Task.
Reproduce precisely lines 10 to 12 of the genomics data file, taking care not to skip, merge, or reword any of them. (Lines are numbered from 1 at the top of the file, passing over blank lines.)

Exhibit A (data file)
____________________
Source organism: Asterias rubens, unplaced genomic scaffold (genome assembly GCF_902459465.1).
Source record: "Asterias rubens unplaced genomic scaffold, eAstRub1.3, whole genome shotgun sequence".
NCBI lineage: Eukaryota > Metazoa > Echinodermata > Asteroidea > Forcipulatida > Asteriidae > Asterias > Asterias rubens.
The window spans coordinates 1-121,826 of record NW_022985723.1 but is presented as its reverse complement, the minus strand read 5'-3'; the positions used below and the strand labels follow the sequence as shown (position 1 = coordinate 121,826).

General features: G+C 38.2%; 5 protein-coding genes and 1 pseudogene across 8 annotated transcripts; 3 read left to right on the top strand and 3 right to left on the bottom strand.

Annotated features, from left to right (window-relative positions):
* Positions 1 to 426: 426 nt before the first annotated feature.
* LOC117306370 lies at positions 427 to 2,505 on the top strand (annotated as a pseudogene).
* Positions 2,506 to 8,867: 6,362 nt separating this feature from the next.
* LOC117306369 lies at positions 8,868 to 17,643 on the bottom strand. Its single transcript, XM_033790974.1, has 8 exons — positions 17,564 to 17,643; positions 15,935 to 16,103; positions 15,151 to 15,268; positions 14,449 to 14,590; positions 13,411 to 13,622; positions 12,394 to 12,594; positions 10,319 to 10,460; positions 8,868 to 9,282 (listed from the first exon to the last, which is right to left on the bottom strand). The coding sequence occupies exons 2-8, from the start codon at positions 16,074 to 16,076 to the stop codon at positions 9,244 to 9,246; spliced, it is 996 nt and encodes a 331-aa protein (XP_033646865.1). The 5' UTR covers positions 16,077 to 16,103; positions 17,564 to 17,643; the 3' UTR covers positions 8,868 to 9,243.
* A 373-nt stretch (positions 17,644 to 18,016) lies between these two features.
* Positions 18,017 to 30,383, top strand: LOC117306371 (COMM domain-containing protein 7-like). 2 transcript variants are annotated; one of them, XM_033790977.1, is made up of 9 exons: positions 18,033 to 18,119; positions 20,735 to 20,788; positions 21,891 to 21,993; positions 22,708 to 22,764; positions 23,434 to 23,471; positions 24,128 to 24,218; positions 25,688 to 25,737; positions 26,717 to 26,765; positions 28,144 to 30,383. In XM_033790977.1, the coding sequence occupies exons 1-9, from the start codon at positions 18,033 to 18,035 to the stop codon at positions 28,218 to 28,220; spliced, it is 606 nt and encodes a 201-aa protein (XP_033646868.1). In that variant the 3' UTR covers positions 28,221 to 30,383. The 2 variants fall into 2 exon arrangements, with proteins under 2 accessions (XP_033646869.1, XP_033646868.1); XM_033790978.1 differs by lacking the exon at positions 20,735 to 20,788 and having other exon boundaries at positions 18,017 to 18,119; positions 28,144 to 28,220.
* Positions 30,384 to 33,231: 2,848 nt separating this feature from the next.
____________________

* LOC117306369 lies at positions 8,868 to 17,643 on the bottom strand. Its single transcript, XM_033790974.1, has 8 exons — positions 17,564 to 17,643; positions 15,935 to 16,103; positions 15,151 to 15,268; positions 14,449 to 14,590; positions 13,411 to 13,622; positions 12,394 to 12,594; positions 10,319 to 10,460; positions 8,868 to 9,282 (listed from the first exon to the last, which is right to left on the bottom strand). The coding sequence occupies exons 2-8, from the start codon at positions 16,074 to 16,076 to the stop codon at positions 9,244 to 9,246; spliced, it is 996 nt and encodes a 331-aa protein (XP_033646865.1). The 5' UTR covers positions 16,077 to 16,103; positions 17,564 to 17,643; the 3' UTR covers positions 8,868 to 9,243.
* A 373-nt stretch (positions 17,644 to 18,016) lies between these two features.
* Positions 18,017 to 30,383, top strand: LOC117306371 (COMM domain-containing protein 7-like). 2 transcript variants are annotated; one of them, XM_033790977.1, is made up of 9 exons: positions 18,033 to 18,119; positions 20,735 to 20,788; positions 21,891 to 21,993; positions 22,708 to 22,764; positions 23,434 to 23,471; positions 24,128 to 24,218; positions 25,688 to 25,737; positions 26,717 to 26,765; positions 28,144 to 30,383. In XM_033790977.1, the coding sequence occupies exons 1-9, from the start codon at positions 18,033 to 18,035 to the stop codon at positions 28,218 to 28,220; spliced, it is 606 nt and encodes a 201-aa protein (XP_033646868.1). In that variant the 3' UTR covers positions 28,221 to 30,383. The 2 variants fall into 2 exon arrangements, with proteins under 2 accessions (XP_033646869.1, XP_033646868.1); XM_033790978.1 differs by lacking the exon at positions 20,735 to 20,788 and having other exon boundaries at positions 18,017 to 18,119; positions 28,144 to 28,220.